NFL News & Analysis

Colts QB Andrew Luck is having the best season of his career

INDIANAPOLIS, IN - SEPTEMBER 11: at Lucas Oil Stadium on September 11, 2016 in Indianapolis, Indiana. (Photo by Dylan Buell/Getty Images)

The Colts may be 3-4, and have only just climbed their way off the foot of the division with this week’s win over the Titans, but Andrew Luck is having the best individual season of his career.

Tennessee took the first lead of the game this week against the Colts, and took another lead with six minutes to go in the game, but then Andrew Luck happened.

Luck took over with the ball on the Indianapolis 30-yard line and drove 70 yards for the touchdown, chewing four of those six minutes off the clock. On the first play of Tennessee’s attempted reply, quarterback Marcus Mariota was sacked, fumbled the ball, and Colts edge rusher Robert Mathis scooped and scored to put the game away. But the statement was made by Luck.

For once the box score does a pretty good job of representing his play in this game. He completed 27 of 39 pass attempts (69.2 percent) for 353 yards, three touchdowns and no interceptions. His passer rating for the game was 123.1. If you adjust for four drops, one pass where he was hit as he threw, and another batted at the line, his passer rating on true “aimed” passes was 129.7.

Under pressure we saw some of the old ice-cool Andrew Luck. He was pressured on 17 of his 43 dropbacks this week (46.5 percent), which is actually marginally up on his season total heading into the game of 41.3, but his performance under pressure this week was remarkable. When the Titans hurried him, his passer rating was still 97.9, and he completed 61.1 percent of his pass attempts.


If anything Luck, was even better than the numbers suggest. Late in the second quarter the Colts had to settle for a field goal when Luck had earned them a touchdown. He dissected the Titans coverage in the red zone to put the ball right on his TE Jack Doyle, only to see him drop the ball. It wasn’t a perfect pass – it could have been a little lower – but it should have been a touchdown on third down.

That would have put Indianapolis 21-6 in front having fallen behind to the opening score and could well have put the game firmly out of reach of the Titans.

Luck now sits at No. 2 in the PFF QB grades with a score of 88.9, which is the highest mark of his career over a season. Only New England's Tom Brady currently has a higher grade. And Luck is achieving this despite an offensive line that is at best an average unit.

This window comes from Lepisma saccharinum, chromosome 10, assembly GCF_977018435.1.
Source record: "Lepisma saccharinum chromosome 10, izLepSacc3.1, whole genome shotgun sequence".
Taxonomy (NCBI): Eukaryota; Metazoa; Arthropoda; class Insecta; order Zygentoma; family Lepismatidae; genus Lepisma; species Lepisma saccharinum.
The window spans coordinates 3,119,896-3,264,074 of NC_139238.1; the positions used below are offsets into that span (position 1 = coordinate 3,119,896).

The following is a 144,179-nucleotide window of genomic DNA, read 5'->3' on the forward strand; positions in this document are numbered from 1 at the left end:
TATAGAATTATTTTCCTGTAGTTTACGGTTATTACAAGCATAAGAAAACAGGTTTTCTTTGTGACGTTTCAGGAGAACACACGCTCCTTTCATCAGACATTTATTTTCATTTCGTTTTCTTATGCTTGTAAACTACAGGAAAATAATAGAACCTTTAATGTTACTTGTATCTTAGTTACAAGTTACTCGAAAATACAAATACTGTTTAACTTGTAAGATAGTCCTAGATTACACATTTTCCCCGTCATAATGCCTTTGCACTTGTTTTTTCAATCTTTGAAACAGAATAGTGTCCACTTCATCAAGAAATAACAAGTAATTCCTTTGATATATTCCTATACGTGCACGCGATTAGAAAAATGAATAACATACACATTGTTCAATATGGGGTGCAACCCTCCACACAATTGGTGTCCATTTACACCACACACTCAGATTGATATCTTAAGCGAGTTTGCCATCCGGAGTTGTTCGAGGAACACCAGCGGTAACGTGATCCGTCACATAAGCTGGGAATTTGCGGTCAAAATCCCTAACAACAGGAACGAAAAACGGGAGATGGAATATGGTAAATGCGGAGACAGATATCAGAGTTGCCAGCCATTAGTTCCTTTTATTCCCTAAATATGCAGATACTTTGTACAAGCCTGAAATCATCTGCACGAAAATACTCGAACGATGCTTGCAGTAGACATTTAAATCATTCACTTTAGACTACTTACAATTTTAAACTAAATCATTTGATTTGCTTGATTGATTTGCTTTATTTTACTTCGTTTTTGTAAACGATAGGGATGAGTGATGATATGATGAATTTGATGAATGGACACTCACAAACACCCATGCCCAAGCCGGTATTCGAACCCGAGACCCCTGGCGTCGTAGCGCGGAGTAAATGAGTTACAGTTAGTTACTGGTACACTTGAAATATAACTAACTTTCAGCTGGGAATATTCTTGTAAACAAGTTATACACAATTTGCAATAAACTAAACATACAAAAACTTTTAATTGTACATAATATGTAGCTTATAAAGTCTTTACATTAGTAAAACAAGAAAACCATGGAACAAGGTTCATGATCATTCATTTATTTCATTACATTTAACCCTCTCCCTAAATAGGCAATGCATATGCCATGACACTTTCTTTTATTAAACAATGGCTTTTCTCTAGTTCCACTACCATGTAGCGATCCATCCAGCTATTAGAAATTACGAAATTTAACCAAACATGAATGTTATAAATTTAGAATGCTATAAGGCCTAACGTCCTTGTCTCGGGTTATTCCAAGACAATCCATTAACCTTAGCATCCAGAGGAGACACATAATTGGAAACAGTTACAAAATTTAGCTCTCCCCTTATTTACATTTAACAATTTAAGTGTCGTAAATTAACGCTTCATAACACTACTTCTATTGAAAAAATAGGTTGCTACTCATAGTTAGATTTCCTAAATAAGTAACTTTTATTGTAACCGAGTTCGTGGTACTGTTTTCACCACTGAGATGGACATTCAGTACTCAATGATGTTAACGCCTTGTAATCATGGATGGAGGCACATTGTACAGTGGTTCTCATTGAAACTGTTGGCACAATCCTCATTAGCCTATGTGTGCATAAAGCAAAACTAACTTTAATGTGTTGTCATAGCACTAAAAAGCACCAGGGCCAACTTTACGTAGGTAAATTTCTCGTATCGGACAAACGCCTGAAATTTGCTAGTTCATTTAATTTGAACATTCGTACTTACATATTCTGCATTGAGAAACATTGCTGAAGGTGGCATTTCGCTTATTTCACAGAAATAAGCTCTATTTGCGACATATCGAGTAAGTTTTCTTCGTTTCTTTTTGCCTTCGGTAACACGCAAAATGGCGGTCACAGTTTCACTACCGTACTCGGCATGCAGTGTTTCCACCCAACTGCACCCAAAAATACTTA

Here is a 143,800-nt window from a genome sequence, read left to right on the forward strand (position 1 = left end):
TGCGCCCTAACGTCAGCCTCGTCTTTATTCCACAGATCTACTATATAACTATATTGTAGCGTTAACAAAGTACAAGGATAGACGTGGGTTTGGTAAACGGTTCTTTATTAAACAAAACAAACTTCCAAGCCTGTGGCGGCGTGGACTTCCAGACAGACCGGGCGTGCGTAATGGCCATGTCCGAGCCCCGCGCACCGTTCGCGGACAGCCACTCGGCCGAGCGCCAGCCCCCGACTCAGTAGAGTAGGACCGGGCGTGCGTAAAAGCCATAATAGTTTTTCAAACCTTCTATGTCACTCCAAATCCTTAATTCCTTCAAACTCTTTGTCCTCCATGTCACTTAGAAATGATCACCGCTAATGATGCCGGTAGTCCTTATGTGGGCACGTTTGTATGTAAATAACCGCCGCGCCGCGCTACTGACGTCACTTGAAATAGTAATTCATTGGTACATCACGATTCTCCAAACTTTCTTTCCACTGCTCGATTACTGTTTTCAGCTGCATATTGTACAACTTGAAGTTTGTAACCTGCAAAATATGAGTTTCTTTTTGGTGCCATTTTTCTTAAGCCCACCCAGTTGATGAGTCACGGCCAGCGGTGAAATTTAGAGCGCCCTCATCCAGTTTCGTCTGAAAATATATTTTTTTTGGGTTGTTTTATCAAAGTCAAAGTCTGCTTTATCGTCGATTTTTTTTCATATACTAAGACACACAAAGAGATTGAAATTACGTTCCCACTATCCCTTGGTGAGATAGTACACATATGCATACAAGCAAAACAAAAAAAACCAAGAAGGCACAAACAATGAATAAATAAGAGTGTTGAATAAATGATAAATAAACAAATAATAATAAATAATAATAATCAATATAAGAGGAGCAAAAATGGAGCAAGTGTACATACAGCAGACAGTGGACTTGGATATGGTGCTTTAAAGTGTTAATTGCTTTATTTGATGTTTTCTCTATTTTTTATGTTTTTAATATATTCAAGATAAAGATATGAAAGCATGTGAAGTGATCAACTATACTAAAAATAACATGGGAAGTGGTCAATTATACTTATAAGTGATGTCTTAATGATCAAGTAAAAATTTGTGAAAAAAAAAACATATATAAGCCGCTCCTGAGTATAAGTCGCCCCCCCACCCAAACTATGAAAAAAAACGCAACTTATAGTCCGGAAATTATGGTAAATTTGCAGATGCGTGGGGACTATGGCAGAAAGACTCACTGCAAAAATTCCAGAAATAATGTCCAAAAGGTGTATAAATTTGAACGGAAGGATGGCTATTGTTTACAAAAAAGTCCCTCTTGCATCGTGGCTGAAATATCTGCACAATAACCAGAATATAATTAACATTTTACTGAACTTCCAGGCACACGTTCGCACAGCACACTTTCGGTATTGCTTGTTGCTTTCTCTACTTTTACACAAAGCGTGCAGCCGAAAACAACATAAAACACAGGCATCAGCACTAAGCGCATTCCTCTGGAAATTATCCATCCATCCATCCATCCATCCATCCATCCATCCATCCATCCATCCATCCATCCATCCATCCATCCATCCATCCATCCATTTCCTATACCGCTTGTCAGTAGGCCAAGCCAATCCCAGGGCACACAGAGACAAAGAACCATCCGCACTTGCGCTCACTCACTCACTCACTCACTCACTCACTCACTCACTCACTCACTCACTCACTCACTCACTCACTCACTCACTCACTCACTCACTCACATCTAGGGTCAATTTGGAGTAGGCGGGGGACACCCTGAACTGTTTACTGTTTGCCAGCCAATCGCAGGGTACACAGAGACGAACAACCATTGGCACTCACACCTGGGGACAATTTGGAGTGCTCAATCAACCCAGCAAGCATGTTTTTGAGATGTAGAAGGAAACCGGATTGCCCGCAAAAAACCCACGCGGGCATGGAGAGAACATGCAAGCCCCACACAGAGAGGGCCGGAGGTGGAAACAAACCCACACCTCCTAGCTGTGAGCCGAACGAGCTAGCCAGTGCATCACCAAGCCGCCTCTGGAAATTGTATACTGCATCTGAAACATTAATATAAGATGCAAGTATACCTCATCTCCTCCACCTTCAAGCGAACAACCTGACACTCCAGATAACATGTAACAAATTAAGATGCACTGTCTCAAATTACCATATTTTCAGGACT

As a group, the Colts' O-line has the lowest pass-blocking efficiency score in the entire league at 72.3, which is a per-snap measurement of the pressure they have surrendered, with higher weighting given to sacks. They have allowed 113 total pressures, which isn’t just the most in the league, but is 16 more than anybody else. For perspective, Green Bay has allowed 36 pressures all season.

To the Colts' credit, the line is better than that when they are healthy and have their five best guys out there. Much of the issue came from when they were forced deep into the bench and at one point were starting three rookies out of five, all alongside each other from center to right tackle. The line also has to contend with the Colts' style of offense and Luck’s propensity to hold the ball for a long time. Through seven weeks of the season, only Buffalo's Tyrod Taylor has a higher average time per pass attempt than Luck’s 2.75 seconds. Luck likes to hold the ball and look down the field, and that puts stress on his linemen that other units don’t have to deal with.

It’s not a huge excuse, though, because this season Green Bay's Aaron Rodgers and Dallas' Dak Prescott are among those ranked right behind Luck in terms of average time with the ball in their hands, and those two have two of the best offensive lines in the game blocking for them.

The bottom line is that Luck faces as much pressure as anybody in the league. This season he has been pressured on 41.1 percent of his dropbacks, which is the most in the league outside of Cleveland’s Cody Kessler.

The Colts have often taken a cavalier attitude towards improving their offensive line because of the opinion that Luck could overcome their shortcomings and get the job done even in the face of pressure. Last season that unspooled in spectacular fashion, and he simply wasn’t able to do that, performing poorly and dealing with injuries as a result of the hits he was taking. This year he looks back to his best, able to overcome an iffy unit up front and still deliver game-winning strikes with regularity.

The rest of the Colts' roster is clearly not up to much, but they are now only a game back from the division lead, so the playoffs are definitely a very real goal. This team may not have the ability to content for a Super Bowl, but with Andrew Luck playing the best football of his career, they are a team with the ability to scare anybody.


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